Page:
Patent application title: System for evaluating game play data generated by a digital games based learning game
Stan Matwin (Ottawa, CA)
Jelber Sayyad Shirabad (Ottawa, CA)
Kenton White (Ottawa, CA)
IPC8 Class: AA63F1300FI
Class name: Amusement devices: games including means for processing electronic data (e.g., computer/video game, etc.) in a game requiring strategy or problem solving by a participant (e.g., problem eliciting response, puzzle, etc.)
Publication date: 2008-11-13
Patent application number: 20080280662
Patent application title: System for evaluating game play data generated by a digital games based learning game
Jelber Sayyad Shirabad
Origin: OTTAWA, ON CA
IPC8 Class: AA63F1300FI
Methods and devices for assessing a user's skill level in a field of
expertise based on game play data generated by that user. In one
embodiment, a user plays a game which simulates an auditing interview.
The user selects predefined questions to ask a computer controlled
interviewee and a game log of the questions asked, reactions to the
questions, and other data is created. The game log is then sent to an
assessment system with multiple assessment modules. Each assessment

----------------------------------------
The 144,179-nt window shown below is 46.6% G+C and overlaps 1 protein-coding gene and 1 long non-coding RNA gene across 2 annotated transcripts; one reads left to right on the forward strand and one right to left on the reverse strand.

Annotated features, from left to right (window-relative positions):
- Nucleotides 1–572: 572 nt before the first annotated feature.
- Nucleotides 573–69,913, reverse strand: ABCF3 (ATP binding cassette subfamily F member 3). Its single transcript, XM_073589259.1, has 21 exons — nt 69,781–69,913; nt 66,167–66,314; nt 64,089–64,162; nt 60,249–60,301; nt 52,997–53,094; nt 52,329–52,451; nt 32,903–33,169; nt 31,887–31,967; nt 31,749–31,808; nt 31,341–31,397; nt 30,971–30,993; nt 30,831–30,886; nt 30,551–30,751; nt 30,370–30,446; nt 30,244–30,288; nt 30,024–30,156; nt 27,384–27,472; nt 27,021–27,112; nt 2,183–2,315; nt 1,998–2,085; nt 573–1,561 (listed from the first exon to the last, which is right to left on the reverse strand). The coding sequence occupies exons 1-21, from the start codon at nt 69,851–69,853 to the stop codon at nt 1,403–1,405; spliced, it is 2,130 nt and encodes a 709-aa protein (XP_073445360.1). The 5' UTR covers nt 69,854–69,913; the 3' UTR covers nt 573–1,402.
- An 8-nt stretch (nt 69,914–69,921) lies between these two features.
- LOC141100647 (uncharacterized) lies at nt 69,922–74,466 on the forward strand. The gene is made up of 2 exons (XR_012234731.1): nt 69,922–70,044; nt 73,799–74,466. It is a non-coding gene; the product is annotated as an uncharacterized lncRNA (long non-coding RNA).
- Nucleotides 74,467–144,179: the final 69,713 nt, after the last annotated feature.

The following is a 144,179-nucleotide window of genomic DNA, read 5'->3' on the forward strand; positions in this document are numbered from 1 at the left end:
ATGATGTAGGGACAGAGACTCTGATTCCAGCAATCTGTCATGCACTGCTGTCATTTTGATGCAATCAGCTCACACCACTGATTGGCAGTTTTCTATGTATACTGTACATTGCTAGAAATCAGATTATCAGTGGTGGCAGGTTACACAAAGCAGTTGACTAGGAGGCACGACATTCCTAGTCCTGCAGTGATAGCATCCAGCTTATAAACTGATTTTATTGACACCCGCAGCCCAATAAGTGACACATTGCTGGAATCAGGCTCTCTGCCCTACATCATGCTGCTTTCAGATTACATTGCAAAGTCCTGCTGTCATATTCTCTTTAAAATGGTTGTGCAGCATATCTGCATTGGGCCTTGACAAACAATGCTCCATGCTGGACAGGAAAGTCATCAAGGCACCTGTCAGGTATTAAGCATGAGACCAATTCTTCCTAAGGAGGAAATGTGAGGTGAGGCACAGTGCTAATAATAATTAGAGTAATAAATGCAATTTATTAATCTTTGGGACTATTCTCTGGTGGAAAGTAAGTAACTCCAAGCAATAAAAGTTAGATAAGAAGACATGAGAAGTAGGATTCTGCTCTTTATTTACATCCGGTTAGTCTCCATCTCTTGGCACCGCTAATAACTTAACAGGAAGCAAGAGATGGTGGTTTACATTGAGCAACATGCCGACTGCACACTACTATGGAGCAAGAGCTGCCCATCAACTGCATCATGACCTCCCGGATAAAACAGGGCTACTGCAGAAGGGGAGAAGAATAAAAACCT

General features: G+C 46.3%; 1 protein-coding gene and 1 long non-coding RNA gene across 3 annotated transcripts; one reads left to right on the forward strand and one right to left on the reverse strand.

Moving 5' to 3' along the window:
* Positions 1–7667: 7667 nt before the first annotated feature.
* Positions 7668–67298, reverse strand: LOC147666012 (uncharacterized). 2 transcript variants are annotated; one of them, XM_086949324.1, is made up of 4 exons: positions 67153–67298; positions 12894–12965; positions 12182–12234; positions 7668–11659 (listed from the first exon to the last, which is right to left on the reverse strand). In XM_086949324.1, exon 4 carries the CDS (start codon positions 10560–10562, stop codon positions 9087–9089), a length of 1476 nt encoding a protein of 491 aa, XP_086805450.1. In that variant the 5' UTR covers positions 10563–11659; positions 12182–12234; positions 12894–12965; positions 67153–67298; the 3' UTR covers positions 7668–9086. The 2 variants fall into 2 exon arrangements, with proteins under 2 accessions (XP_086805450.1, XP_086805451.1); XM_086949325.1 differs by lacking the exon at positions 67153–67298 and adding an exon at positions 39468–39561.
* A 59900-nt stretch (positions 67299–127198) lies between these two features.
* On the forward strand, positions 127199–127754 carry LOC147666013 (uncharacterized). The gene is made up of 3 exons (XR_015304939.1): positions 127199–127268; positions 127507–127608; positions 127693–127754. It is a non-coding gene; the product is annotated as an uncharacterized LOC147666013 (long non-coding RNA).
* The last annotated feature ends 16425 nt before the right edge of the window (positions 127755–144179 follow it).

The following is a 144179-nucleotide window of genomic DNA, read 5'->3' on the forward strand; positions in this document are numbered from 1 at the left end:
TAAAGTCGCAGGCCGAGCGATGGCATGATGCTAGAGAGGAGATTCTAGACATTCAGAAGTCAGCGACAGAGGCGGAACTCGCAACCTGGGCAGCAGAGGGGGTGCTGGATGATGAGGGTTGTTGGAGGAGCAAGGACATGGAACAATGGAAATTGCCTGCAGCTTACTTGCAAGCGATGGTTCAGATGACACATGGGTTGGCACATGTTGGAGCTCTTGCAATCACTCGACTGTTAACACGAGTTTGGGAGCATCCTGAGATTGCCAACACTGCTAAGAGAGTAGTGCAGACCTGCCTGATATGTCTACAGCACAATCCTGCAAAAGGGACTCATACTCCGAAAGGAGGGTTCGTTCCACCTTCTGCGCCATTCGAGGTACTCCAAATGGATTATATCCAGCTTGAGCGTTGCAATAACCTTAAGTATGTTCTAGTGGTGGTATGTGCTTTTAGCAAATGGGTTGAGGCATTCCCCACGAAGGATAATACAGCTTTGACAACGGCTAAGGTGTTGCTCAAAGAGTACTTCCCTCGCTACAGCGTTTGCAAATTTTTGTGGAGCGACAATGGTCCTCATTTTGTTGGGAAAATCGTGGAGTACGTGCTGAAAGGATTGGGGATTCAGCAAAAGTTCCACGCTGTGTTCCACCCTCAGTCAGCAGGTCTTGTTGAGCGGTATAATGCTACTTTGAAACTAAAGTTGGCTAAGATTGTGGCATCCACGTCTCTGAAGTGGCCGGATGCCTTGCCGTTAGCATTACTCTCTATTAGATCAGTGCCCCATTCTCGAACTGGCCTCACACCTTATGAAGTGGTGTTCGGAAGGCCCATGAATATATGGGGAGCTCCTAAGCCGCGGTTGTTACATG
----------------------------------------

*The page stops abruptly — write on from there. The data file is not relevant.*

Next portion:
module analyzes the game play data for specific patterns in the questions
being asked. Patterns such as the sequencing of questions, the type and
frequency of questions asked, and whether specific questions are asked
may then be tracked and assessed. Based on the results of the various
assessment analyses, a final metric indicative of the user's skill level
is calculated. Advice and tips for the user to increase his skill level
may also be provided based on what patterns were found in the game play
1. A system for evaluating game play data generated by a user to determine
said user's expertise in at least one specific field, the system
comprising:an input module for receiving previously completed game play
data;at least one assessment module for assessing said game play data,
the or each assessment module generating assessment output based on said
game play dataa collation module for receiving said assessment output
from said at least one assessment module, said collation module
outputting collation output, at least a portion of said collation output
being indicative of said user's expertise in said at least one specific
field, said collation output being based on said assessment output
received from said at least one assessment module.
2. A system according to claim 1 wherein said game play data is generated by said user playing a game wherein said user selects from a predetermined set of options.
3. A system according to claim 2 wherein said game play data comprises a record of selections made by said user in said game.
4. A system according to claim 1 wherein said collation output comprises predetermined human readable advice relating to said user's performance in said game.
5. A system according to claim 1 wherein, for the or each assessment module, said assessment output is generated based on whether said game play data conforms to a predetermined set of rules.